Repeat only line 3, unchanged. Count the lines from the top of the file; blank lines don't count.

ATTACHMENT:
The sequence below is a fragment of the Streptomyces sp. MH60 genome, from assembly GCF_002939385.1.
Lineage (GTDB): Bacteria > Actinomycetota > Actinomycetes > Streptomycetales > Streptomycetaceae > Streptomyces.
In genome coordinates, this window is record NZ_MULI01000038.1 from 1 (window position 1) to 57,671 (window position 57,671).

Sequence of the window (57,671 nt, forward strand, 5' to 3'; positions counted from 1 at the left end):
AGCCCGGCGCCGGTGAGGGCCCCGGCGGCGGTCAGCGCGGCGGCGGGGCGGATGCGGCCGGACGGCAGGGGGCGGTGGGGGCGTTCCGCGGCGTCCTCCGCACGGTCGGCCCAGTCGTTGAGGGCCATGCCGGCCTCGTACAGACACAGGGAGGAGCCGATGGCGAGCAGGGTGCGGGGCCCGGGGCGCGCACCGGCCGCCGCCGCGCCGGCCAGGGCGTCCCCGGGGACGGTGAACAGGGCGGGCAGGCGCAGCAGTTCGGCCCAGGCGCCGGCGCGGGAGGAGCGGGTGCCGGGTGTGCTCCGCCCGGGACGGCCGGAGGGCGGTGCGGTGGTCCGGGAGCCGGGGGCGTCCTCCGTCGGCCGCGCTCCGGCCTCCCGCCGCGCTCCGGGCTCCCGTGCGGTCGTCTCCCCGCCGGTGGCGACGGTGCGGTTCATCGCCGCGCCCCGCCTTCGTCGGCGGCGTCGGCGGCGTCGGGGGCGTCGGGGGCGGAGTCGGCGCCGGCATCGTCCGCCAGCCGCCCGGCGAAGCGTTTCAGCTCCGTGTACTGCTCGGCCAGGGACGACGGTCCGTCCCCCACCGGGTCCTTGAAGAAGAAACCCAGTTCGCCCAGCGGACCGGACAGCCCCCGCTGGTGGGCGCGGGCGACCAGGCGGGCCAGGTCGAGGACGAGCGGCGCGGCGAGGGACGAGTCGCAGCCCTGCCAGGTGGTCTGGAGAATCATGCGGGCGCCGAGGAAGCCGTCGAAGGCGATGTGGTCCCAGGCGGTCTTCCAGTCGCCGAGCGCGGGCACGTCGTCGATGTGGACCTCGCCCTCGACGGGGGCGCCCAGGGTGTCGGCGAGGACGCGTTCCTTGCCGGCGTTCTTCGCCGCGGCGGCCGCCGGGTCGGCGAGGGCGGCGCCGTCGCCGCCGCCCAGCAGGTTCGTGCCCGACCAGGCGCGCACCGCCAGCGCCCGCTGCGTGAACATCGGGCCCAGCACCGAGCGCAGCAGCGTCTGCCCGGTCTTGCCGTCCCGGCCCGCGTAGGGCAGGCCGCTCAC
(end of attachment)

In genome coordinates, this window is record NZ_MULI01000038.1 from 1 (window position 1) to 57,671 (window position 57,671).